Additionally, Feed the Children has incorporated peer-to-peer Care Groups in Haitian communities. These groups meet to help educate mothers of young children about nutrition and health. With the ultimate goal of raising healthy children, the peer-to-peer Care Groups teach mothers how to utilize nutritious foods and how to prevent water-borne illnesses through safe cooking.

Positive Results

Not only has Feed the Children been able to give its 12 targeted Haitian communities more food and basic resources, but it also equipped them with the tools they need to build more self-sustaining societies. From the peer-to-peer Care Groups alone, over 1,600 women received training as caregivers who are equipped with extended knowledge on nutrition and safe health practices for their children. Feed the Children also incentivized families to keep their children in school by offering a hot meal three times per week at school. For many families, this school food serves as the only guaranteed meal a child would consume in a day. Therefore, providing these meals for school children both helps keep them from malnourishment and encourages consistent school attendance.

Feed the Children is a great example of an organization that has been making a difference in Haiti and yielding substantial results in the fight against global poverty. With various initiatives spanning 10 nations, countless numbers of vulnerable children and families are learning about how to implement healthy food, water and hygiene habits into their daily lives. Food insecurity and lack of education are huge contributors to poverty; Feed the Children recognizes this and strategically approaches malnutrition and education in a way that cultivates improvements in the lives of the poor.

– Hope Shourd
Photo: Flickr

5 Ways Haiti Uses Its Foreign AidAccording to The World Bank, Haiti currently ranks as the poorest country in the Western Hemisphere. Of its 11 million residents, more than half live in poverty and an estimated 2.5 million of that demographic live in extreme poverty, or on less than $1.12 USD a day. The Human Development Index metric assesses the development of a country based on the upward mobility of its residents. On this scale, Haiti ranks 169 of the 189 countries which have been analyzed.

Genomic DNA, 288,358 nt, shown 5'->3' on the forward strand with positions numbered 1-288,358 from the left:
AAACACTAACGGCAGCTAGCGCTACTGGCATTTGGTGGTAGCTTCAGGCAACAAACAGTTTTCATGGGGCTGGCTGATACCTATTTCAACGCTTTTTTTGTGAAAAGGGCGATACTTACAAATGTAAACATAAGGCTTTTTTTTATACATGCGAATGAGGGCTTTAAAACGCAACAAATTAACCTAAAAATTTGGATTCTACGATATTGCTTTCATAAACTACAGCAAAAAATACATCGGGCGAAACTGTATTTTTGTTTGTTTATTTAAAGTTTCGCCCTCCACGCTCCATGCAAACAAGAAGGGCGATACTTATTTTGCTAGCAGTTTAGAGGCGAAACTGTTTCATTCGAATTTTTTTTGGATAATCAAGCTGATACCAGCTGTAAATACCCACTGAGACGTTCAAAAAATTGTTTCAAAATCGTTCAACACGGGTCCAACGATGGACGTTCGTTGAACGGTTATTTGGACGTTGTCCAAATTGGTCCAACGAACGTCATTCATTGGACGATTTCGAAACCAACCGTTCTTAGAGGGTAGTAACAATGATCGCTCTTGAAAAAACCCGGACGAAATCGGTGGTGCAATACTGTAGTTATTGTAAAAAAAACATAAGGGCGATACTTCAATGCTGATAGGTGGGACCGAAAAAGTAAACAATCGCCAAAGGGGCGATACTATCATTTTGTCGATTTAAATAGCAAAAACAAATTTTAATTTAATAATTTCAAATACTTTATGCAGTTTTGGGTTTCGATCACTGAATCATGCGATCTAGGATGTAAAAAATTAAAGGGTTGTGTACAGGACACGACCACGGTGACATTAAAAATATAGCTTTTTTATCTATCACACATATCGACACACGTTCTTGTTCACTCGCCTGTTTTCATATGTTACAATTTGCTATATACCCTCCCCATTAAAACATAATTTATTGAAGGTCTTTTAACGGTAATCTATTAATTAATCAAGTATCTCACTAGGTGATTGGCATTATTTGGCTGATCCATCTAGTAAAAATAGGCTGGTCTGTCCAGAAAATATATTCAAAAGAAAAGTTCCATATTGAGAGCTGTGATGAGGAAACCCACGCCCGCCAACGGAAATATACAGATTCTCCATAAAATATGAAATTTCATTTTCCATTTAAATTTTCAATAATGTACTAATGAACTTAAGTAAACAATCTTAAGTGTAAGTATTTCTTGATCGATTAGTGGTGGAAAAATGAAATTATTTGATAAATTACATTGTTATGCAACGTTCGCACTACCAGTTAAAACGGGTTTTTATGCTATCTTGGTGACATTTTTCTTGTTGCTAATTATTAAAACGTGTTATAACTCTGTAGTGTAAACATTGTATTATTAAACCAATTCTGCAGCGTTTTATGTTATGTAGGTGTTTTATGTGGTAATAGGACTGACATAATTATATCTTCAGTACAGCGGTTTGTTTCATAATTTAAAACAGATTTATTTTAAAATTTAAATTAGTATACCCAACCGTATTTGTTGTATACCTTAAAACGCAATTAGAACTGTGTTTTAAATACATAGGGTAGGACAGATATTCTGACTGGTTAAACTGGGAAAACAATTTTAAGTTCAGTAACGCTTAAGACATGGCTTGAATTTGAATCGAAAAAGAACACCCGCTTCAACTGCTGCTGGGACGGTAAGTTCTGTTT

In addition, Haiti has a history that demonstrates its vulnerability to natural disasters. In 2010, the country was devastated by a 7.0 magnitude earthquake that claimed the lives of nearly 250,000 and displaced 1.5 million Haitians. Matthew, a category 4 hurricane, struck the island in 2015. The disaster claimed the lives of hundreds, displaced thousands and created a humanitarian crisis for over a million residents. The provision of foreign aid in Haiti has tremendously restored much of the damage incurred from these disasters. It has also been crucial in creating momentum in the nation’s development. The following are the five primary sectors in which Haiti has invested the $172.5M it has received in foreign aid from the United States.

Political Infrastructure and Democracy

Given its history of political instability, one of Haiti’s primary focuses is developing its democratic system and providing the means to facilitate the exchange of ideas between its government and constituents. To this end, programs have been instituted to improve the rule of law and the preservation of human rights, as well as investments in infrastructure, which provide mediums for constituents to interact with their political ecosystem. This comes in the form of developing media platforms and the formation of advocacy and interest groups. The country is currently in the midst of political gridlock, so the investments being made toward its democratic development are essential for Haiti’s development.

Economic Development